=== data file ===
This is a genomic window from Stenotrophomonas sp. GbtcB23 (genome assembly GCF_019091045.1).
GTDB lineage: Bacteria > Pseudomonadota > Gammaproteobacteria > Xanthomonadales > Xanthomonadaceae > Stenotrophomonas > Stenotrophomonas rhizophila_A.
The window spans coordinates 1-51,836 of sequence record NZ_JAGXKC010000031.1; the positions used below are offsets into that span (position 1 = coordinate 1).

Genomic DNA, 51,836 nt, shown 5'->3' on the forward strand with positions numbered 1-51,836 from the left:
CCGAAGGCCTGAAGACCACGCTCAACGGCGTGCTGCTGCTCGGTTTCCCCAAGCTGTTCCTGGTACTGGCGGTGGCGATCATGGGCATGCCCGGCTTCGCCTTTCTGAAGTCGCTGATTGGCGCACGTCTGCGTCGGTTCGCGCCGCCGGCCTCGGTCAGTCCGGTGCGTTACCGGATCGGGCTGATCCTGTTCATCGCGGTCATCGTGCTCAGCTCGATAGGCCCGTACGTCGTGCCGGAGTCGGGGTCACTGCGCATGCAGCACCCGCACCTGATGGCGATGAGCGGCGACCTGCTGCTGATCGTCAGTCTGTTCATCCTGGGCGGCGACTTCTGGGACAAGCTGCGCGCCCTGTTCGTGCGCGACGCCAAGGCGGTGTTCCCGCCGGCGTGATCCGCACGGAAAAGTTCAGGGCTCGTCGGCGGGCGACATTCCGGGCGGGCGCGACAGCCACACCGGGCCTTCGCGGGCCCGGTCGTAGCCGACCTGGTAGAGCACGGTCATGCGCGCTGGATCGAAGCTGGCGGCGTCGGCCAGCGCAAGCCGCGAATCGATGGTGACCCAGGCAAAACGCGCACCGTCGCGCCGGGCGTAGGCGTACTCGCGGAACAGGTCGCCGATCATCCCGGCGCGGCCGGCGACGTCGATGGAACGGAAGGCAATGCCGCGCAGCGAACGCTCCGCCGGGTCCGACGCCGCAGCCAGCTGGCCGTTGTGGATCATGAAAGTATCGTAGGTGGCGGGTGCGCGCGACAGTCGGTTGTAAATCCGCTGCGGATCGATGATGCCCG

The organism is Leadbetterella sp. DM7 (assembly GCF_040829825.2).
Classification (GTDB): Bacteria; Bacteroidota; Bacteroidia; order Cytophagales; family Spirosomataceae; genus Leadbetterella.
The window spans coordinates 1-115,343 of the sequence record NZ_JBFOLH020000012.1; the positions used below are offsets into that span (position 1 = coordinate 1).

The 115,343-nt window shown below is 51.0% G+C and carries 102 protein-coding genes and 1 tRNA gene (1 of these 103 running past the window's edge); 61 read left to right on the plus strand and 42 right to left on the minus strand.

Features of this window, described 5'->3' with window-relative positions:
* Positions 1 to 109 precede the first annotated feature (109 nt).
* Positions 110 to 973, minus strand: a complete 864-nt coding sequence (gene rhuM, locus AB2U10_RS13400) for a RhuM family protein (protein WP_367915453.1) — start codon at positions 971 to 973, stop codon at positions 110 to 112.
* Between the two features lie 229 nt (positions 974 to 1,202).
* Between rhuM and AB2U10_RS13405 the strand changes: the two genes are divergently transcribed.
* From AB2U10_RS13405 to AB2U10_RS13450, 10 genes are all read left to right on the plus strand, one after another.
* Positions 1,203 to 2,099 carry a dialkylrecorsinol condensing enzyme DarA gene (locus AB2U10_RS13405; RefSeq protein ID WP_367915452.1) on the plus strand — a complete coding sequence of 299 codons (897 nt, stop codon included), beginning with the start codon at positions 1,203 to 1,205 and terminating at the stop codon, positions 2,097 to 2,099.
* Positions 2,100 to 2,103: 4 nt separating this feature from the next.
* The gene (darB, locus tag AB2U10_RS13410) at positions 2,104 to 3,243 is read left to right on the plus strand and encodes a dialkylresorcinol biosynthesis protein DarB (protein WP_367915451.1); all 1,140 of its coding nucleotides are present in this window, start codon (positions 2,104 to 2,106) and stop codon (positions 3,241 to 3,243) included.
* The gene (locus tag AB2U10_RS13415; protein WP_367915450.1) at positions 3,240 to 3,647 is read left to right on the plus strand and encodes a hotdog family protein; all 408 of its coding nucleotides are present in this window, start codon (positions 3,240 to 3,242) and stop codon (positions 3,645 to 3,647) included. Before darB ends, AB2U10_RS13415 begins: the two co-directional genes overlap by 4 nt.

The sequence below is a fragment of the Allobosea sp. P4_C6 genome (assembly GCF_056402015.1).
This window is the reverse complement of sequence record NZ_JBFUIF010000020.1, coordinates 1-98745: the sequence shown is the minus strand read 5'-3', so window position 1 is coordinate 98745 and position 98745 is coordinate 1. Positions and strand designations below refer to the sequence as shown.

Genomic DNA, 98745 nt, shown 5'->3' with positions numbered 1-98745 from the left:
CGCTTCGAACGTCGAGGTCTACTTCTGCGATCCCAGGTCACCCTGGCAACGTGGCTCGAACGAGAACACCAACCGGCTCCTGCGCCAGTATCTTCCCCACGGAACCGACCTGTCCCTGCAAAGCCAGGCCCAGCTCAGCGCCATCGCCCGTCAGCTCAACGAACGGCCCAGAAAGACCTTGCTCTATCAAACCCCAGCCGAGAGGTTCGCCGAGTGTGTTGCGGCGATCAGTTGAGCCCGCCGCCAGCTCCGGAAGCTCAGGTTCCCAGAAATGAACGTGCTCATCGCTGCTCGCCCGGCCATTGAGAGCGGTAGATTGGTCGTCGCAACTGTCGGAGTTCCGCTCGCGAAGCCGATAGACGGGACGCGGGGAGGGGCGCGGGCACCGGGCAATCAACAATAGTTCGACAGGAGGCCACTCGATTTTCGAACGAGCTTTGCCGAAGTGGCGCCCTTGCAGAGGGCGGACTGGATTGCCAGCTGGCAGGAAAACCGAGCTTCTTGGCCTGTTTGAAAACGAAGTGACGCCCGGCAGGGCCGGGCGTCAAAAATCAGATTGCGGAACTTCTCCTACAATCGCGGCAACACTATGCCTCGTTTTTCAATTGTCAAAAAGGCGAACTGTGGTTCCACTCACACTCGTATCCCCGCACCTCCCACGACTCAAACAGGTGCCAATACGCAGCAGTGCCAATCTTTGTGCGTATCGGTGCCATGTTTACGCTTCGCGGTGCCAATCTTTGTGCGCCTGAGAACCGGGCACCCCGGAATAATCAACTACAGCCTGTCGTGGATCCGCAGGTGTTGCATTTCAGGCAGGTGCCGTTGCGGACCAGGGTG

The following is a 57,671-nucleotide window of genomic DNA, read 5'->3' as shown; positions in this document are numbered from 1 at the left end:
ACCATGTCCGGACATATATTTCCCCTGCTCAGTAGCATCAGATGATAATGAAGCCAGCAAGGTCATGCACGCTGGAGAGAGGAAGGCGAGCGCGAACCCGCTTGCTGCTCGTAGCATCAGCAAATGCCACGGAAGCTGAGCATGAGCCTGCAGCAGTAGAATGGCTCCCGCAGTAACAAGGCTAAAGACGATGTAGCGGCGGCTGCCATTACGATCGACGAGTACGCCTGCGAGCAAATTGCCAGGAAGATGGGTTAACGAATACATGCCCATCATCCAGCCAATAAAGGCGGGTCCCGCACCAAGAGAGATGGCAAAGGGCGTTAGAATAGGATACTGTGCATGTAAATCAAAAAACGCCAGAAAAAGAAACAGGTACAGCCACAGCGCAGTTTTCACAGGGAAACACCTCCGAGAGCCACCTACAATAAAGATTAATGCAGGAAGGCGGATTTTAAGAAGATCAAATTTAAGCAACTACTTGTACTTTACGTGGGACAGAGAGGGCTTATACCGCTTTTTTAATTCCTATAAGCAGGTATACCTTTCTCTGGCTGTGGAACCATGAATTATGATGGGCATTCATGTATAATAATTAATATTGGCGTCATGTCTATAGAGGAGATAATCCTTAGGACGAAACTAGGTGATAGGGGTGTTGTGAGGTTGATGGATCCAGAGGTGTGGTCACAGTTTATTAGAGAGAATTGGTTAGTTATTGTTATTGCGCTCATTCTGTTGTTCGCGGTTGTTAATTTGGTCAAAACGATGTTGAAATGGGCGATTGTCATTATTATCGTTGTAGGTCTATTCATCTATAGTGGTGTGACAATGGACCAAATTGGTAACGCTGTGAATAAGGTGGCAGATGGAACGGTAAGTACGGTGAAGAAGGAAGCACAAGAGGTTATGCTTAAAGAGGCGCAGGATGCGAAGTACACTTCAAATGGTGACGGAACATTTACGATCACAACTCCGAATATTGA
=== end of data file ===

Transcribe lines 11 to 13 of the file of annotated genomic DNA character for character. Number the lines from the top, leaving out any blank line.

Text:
* Positions 1 to 109 precede the first annotated feature (109 nt).
* Positions 110 to 973, minus strand: a complete 864-nt coding sequence (gene rhuM, locus AB2U10_RS13400) for a RhuM family protein (protein WP_367915453.1) — start codon at positions 971 to 973, stop codon at positions 110 to 112.
* Between the two features lie 229 nt (positions 974 to 1,202).